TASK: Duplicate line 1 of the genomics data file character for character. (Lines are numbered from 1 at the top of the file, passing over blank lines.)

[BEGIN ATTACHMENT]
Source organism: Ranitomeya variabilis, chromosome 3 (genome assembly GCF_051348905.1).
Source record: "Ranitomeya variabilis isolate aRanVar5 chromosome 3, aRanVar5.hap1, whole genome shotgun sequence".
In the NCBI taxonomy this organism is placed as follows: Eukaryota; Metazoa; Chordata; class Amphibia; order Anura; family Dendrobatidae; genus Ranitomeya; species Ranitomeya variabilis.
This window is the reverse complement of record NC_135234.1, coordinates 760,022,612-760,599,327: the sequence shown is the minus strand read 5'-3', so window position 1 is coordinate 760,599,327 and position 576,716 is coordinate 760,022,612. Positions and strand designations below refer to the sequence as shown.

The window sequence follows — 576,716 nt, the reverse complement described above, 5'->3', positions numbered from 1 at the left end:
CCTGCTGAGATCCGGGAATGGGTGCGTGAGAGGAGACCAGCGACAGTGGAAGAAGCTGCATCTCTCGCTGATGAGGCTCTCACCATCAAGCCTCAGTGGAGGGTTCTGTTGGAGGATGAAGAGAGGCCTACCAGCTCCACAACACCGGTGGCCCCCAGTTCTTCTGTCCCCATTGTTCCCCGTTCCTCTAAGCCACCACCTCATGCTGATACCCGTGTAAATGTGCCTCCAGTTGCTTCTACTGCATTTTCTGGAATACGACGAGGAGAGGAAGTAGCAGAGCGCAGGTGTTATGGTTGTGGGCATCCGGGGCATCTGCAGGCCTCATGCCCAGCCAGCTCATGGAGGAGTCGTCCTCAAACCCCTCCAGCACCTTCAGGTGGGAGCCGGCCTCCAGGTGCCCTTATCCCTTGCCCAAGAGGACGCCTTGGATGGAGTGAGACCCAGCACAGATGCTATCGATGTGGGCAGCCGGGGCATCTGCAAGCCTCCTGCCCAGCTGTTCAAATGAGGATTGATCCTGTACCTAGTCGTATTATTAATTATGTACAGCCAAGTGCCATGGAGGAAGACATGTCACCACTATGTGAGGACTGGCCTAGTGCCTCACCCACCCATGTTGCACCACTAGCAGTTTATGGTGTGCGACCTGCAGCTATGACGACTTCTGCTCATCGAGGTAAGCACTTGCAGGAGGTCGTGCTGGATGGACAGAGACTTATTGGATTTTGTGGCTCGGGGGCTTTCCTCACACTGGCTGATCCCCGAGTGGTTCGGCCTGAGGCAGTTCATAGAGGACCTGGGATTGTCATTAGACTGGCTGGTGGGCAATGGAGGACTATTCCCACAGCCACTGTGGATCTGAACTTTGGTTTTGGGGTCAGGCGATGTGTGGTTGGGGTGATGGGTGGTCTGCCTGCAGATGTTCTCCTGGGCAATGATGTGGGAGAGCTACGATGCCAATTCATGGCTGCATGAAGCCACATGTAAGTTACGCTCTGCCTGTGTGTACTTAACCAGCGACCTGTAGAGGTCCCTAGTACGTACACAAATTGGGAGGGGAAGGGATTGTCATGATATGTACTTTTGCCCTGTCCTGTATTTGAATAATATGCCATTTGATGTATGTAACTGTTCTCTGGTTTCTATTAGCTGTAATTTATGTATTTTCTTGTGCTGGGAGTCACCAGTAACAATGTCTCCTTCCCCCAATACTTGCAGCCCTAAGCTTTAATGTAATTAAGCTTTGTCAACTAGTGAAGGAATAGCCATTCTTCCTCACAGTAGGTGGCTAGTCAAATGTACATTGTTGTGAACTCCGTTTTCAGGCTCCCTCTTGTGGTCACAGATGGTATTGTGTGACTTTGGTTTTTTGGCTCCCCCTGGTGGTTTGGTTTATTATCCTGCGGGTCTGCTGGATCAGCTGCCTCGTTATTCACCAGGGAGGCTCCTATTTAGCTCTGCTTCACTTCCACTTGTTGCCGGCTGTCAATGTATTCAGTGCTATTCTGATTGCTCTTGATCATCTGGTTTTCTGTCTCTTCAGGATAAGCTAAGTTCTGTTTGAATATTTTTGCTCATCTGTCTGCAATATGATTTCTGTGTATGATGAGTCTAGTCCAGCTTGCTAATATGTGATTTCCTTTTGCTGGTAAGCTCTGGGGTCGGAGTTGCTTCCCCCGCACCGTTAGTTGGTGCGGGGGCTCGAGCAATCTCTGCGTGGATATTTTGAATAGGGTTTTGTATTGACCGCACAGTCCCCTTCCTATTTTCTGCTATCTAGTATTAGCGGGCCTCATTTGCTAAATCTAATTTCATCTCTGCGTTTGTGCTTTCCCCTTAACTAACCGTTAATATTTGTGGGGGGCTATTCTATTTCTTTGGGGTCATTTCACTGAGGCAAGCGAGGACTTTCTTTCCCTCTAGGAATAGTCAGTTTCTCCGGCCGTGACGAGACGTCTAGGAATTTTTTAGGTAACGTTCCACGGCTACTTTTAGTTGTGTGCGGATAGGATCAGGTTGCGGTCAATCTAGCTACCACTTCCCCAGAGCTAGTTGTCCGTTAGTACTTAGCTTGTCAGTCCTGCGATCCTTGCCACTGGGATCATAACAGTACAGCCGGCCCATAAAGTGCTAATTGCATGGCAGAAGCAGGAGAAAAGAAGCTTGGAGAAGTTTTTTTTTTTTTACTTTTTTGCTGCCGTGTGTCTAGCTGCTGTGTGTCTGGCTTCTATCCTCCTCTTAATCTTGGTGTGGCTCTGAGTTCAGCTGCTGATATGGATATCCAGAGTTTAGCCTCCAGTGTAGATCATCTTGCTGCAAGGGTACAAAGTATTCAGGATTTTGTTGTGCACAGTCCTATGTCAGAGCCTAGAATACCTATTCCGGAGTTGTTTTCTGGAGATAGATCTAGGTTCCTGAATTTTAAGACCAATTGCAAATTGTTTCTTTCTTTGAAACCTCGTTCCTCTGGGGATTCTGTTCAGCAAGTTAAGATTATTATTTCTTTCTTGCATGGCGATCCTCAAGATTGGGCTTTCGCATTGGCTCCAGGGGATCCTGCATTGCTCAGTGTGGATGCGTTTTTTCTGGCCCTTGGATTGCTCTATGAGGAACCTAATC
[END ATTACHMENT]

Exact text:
Source organism: Ranitomeya variabilis, chromosome 3 (genome assembly GCF_051348905.1).